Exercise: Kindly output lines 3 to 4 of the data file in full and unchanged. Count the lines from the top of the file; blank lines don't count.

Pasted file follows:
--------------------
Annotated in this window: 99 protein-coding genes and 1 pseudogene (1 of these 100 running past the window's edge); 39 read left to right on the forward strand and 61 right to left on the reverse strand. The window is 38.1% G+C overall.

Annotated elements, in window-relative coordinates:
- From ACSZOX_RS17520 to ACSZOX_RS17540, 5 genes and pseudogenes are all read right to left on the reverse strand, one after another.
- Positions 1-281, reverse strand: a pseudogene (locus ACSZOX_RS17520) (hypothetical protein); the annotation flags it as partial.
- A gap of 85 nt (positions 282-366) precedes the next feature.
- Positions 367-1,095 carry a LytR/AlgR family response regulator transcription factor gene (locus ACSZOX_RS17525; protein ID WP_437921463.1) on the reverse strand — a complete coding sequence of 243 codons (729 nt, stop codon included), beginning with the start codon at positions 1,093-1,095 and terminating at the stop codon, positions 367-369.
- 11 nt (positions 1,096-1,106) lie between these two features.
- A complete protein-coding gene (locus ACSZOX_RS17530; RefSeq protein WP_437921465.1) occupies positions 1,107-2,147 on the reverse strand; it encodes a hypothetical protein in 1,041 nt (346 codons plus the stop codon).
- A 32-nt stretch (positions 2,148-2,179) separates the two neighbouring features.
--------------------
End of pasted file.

- From ACSZOX_RS17520 to ACSZOX_RS17540, 5 genes and pseudogenes are all read right to left on the reverse strand, one after another.
- Positions 1-281, reverse strand: a pseudogene (locus ACSZOX_RS17520) (hypothetical protein); the annotation flags it as partial.